"My New East Side Is Active"

800 houses were gobbled up last week by the East Baltimore Development Inc (EBDI). As the Urban Discoveries blog notes the initiative is actually taking off, after countless cleared blocks, lots and fields have laid fallow for years (EBDI was established in 2003).

The $1.8 billion program is gearing up to establish an 88-acre mixed use development with mixed income housing blocks,  schools, Johns Hopkins biopark, and actual parks. Oh, and a hotel at Eager and North Wolfe. Yes, you read that right… We trust the EBDI will inform guests to utilize the fitness center rather than strolling north, east or west into (likely debilitated) blocks unacquired by EBDI.

Rumor had it, a couple years back, that a Trader Joe’s was bound for the lot northwest of Johns Hopkins hospital. Could that be in store for the 80,000 square feet of retail promised to East Baltimore, the land where the brave retailers on Monument Street–S&A Dollar Store and Payless Shoes–shut behind bullet proof metal covers after 6pm.

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Arabbers per Maryland Historical Society

Arabbers per Maryland Historical Society

The sun may emerge Thursday, so the weatherman says. The new issue of Urbanite offers  a few reasons he should show up for the weekend(s):

1. Sundays 9am-3pm, Arabbers sell produce from local farms in Legends Park at Fremont Avenue and Laurens Street. These wooden wagon-toting sellers are an endangered species.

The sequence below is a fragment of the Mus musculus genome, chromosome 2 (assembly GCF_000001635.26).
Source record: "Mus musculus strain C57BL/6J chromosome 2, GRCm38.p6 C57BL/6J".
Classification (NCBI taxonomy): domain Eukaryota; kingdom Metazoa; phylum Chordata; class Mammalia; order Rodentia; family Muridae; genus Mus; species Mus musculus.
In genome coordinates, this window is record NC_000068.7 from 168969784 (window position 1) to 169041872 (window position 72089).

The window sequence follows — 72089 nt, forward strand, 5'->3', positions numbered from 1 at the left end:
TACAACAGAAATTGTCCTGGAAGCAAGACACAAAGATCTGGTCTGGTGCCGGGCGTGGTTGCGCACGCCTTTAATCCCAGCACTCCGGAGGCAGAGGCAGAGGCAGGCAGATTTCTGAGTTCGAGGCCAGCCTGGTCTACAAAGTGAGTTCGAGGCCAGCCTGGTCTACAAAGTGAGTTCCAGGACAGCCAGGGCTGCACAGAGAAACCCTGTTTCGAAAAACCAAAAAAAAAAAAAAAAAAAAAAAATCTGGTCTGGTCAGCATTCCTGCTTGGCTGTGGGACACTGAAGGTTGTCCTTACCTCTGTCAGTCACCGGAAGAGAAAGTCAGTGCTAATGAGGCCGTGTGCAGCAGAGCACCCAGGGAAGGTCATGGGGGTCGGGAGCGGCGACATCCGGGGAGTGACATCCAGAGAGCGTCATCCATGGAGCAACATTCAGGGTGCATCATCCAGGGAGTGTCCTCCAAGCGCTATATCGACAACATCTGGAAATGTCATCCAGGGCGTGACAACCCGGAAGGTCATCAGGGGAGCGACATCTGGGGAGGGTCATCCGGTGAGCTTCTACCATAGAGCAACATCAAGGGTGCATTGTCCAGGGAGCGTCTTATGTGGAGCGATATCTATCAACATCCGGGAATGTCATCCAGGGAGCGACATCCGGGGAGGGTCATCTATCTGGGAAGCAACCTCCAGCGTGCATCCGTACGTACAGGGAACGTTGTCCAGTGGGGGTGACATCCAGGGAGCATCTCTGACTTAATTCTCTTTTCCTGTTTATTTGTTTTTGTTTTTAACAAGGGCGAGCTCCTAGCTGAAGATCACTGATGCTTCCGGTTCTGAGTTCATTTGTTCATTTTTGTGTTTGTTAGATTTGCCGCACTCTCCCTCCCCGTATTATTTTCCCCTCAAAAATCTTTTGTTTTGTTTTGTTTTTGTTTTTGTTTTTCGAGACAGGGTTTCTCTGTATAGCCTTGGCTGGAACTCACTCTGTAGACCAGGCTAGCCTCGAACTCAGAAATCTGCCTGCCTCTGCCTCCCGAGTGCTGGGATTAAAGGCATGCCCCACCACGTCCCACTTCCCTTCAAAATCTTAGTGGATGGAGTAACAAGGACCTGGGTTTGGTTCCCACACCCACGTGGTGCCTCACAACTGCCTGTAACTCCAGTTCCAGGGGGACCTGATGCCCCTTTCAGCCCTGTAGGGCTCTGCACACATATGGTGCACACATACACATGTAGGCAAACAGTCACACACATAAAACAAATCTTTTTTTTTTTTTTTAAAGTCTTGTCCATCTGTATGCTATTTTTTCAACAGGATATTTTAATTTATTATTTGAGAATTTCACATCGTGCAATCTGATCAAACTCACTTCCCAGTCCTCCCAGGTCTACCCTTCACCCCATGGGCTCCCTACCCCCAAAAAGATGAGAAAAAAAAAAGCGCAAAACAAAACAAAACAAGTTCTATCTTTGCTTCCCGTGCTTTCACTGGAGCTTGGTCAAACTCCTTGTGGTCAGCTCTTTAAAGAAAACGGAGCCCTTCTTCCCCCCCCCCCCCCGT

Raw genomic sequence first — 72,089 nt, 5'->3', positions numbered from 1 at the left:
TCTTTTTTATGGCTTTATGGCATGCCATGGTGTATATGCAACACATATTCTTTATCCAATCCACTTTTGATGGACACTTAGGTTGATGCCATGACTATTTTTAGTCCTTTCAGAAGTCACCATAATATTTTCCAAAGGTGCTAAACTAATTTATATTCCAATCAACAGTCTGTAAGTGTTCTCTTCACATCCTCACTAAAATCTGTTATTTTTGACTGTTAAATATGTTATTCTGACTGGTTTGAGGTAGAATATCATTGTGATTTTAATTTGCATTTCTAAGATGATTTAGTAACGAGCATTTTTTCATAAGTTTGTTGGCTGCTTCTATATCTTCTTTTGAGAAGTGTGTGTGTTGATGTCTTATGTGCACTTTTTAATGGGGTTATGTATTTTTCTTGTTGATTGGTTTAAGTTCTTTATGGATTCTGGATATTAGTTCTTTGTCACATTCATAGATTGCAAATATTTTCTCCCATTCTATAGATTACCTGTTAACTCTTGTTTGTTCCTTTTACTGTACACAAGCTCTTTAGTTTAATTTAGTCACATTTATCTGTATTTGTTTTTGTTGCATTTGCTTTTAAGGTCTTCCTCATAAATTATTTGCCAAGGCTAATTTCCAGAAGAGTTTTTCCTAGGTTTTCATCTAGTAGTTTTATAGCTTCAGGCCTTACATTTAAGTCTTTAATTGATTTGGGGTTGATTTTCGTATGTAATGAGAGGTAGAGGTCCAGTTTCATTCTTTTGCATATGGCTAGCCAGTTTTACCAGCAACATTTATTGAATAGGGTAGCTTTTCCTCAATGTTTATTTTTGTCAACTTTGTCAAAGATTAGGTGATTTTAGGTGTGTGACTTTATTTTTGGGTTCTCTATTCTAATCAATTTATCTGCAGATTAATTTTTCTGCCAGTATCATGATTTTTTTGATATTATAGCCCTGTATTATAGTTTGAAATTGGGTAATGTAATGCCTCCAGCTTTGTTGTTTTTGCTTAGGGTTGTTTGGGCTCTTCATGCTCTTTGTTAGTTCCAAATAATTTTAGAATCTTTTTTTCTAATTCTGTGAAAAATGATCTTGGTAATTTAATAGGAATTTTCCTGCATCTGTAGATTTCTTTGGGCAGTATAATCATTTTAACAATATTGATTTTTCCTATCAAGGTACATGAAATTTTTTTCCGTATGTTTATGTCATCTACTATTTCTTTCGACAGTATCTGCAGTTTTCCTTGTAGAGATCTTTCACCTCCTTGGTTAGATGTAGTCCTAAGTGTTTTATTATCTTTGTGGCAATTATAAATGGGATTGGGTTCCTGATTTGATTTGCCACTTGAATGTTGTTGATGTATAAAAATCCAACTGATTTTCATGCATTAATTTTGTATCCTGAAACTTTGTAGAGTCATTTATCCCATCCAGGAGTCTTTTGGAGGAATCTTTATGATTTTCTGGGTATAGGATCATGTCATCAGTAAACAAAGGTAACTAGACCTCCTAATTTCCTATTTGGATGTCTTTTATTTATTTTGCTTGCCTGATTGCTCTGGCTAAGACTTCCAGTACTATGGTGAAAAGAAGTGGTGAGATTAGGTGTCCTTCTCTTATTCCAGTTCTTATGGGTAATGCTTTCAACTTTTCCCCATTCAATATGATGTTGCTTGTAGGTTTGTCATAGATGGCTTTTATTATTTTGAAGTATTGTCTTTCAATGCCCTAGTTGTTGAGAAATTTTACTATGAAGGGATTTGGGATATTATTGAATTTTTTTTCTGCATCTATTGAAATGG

2. Live Baltimore’s Buying into Baltimore event, May 9, 9am-2pm: take a tour through west Baltimore, tour homes and get a $3000 down payment grant if you buy. Taser not included.

3. Frosted Crab soup at the Hopkins Club or Maryland Club. In nice weather the crowd roars from the second floor’s open-air restaurant. We have no means of access, but this Old Bay-flavored cold tomato soup is insanely popular with those who know the secret handshake. (Reputedly, strawberry and cayenne-flavored squash soup is on offer at the posh Engineer’s Club, by the Mt. Vernon fountain)

4. Baltimore Herb Festival in Leakin Park on May 23. Ride a “wee steam train” and sample Bay Laurel, which sounds like a love child or a sturdy thoroughbred mare.

5. Free literary walking tour of Mt. Vernon including homes of Gertrude Stein, F. Scott Fitzgerald and Tupac on May 9

6. Sidestep rat traps, sludge puddles and a rust-coated grill to plant herbs in moldy, cracking pots scattered about the Carriage House courtyard… Oh yeah, the Urbanite‘s Hidden City issue totally missed this gem of a weekend activity (ranked with cleaning the rain-splattered grime off our windows).

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It's so Baltimore

It's so Baltimore

Readers hunting for features within The New Yorker are accustomed to paging through glossy ads for earth-friendly ski resorts, humanist hedge funds and environmentalist oil companies. The latest marketing contradiction puts the spotlight on Baltimore, a destination normally unheralded in The New Yorker‘s pages for parties or much else (with a few exceptions). The ad announces “THE BEST NEW CLUB IN TOWN IS…” Where else? “YOUR HOME.”

Did you know, Baltimore, that there is a hot raging party going on at the Ritz Carlton Residences on Key Highway, on a newly paved row of concrete where Federal Hill brick rowhouses meet the fishy Bawlmer harbor? They’re just $600,000 to $5 million, available for immediate occupancy. (more…)